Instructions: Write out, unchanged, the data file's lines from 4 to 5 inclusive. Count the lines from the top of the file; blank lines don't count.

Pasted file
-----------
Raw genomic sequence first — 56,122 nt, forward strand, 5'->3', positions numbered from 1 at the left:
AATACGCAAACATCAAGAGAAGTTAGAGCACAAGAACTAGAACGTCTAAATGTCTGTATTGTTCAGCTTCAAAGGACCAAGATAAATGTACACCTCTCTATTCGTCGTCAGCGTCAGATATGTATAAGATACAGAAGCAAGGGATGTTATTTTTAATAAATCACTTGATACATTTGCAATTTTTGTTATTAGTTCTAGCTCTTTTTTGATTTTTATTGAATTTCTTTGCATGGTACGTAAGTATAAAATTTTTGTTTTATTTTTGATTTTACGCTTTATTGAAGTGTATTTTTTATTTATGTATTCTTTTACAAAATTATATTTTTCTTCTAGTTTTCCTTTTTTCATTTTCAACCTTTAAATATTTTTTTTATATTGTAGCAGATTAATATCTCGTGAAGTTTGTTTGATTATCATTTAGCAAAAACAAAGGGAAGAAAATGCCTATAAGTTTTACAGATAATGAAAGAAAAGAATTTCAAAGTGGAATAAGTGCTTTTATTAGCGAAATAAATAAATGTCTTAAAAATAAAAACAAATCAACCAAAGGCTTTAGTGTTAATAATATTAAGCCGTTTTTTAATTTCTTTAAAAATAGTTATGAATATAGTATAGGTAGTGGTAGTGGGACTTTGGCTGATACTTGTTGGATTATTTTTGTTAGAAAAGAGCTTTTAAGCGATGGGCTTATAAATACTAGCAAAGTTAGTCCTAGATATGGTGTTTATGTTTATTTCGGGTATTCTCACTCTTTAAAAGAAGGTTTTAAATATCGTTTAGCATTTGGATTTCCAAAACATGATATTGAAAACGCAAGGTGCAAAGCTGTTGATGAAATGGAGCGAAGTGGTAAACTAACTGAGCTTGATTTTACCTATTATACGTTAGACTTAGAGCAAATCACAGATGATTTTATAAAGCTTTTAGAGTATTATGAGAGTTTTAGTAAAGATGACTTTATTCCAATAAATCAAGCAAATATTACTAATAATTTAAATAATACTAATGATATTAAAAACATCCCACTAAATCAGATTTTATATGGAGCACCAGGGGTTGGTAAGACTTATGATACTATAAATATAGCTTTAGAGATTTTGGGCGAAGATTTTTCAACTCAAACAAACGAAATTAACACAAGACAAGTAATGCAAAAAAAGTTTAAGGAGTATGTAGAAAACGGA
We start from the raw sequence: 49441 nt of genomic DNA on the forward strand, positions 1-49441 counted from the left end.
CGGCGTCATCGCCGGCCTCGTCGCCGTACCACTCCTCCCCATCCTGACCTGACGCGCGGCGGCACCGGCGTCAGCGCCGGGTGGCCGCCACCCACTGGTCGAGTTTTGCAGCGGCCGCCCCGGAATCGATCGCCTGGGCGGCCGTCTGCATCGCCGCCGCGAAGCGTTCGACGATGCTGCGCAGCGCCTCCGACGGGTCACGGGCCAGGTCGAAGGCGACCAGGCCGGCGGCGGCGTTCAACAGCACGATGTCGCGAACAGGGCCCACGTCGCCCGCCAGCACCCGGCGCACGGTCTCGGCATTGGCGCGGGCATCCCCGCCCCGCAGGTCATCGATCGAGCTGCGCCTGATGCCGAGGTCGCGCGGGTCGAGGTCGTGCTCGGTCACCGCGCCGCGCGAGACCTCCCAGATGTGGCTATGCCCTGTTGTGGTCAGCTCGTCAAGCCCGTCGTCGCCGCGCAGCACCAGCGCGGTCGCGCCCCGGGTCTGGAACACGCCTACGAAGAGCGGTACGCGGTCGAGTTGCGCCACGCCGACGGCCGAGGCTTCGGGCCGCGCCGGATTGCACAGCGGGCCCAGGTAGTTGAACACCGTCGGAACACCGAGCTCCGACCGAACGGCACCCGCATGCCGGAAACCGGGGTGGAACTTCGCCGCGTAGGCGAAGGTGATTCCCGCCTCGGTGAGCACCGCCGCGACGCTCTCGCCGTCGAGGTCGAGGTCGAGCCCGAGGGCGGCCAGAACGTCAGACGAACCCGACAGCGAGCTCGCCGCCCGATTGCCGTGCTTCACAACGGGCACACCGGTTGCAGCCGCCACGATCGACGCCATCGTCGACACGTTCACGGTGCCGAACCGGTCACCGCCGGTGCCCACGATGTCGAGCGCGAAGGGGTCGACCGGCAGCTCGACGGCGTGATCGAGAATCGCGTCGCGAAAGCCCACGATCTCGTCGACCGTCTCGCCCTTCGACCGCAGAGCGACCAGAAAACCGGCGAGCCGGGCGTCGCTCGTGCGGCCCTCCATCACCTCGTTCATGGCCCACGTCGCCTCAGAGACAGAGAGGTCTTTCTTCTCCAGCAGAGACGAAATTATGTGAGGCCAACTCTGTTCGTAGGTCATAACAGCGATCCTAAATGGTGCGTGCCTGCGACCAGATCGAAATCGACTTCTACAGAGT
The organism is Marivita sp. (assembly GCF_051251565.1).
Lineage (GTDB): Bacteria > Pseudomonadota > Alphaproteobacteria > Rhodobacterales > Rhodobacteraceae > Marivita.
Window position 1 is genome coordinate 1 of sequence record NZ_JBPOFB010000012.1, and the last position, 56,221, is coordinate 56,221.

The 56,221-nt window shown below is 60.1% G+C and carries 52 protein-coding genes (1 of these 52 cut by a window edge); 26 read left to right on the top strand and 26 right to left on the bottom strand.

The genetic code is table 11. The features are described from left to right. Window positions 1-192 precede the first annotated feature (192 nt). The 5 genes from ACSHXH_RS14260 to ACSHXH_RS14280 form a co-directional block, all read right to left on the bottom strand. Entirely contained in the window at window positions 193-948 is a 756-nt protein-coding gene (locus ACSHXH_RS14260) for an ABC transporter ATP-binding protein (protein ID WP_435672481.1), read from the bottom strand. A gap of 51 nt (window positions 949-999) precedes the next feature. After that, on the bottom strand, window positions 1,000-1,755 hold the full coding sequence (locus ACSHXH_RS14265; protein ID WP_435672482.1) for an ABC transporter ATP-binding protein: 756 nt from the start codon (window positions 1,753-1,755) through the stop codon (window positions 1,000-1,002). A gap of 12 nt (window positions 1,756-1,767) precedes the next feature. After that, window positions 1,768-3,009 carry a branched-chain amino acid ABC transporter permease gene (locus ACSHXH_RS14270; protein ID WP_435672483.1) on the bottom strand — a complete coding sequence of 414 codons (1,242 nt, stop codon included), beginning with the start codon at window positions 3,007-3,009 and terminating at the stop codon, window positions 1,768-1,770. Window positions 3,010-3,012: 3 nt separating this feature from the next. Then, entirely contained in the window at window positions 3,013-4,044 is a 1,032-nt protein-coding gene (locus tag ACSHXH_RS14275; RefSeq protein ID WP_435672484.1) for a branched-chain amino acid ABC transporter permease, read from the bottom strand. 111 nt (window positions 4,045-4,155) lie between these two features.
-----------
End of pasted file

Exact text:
CGGCGTCATCGCCGGCCTCGTCGCCGTACCACTCCTCCCCATCCTGACCTGACGCGCGGCGGCACCGGCGTCAGCGCCGGGTGGCCGCCACCCACTGGTCGAGTTTTGCAGCGGCCGCCCCGGAATCGATCGCCTGGGCGGCCGTCTGCATCGCCGCCGCGAAGCGTTCGACGATGCTGCGCAGCGCCTCCGACGGGTCACGGGCCAGGTCGAAGGCGACCAGGCCGGCGGCGGCGTTCAACAGCACGATGTCGCGAACAGGGCCCACGTCGCCCGCCAGCACCCGGCGCACGGTCTCGGCATTGGCGCGGGCATCCCCGCCCCGCAGGTCATCGATCGAGCTGCGCCTGATGCCGAGGTCGCGCGGGTCGAGGTCGTGCTCGGTCACCGCGCCGCGCGAGACCTCCCAGATGTGGCTATGCCCTGTTGTGGTCAGCTCGTCAAGCCCGTCGTCGCCGCGCAGCACCAGCGCGGTCGCGCCCCGGGTCTGGAACACGCCTACGAAGAGCGGTACGCGGTCGAGTTGCGCCACGCCGACGGCCGAGGCTTCGGGCCGCGCCGGATTGCACAGCGGGCCCAGGTAGTTGAACACCGTCGGAACACCGAGCTCCGACCGAACGGCACCCGCATGCCGGAAACCGGGGTGGAACTTCGCCGCGTAGGCGAAGGTGATTCCCGCCTCGGTGAGCACCGCCGCGACGCTCTCGCCGTCGAGGTCGAGGTCGAGCCCGAGGGCGGCCAGAACGTCAGACGAACCCGACAGCGAGCTCGCCGCCCGATTGCCGTGCTTCACAACGGGCACACCGGTTGCAGCCGCCACGATCGACGCCATCGTCGACACGTTCACGGTGCCGAACCGGTCACCGCCGGTGCCCACGATGTCGAGCGCGAAGGGGTCGACCGGCAGCTCGACGGCGTGATCGAGAATCGCGTCGCGAAAGCCCACGATCTCGTCGACCGTCTCGCCCTTCGACCGCAGAGCGACCAGAAAACCGGCGAGCCGGGCGTCGCTCGTGCGGCCCTCCATCACCTCGTTCATGGCCCACGTCGCCTCAGAGACAGAGAGGTCTTTCTTCTCCAGCAGAGACGAAATTATGTGAGGCCAACTCTGTTCGTAGGTCATAACAGCGATCCTAAATGGTGCGTGCCTGCGACCAGATCGAAATCGACTTCTACAGAGT
The organism is Marivita sp. (assembly GCF_051251565.1).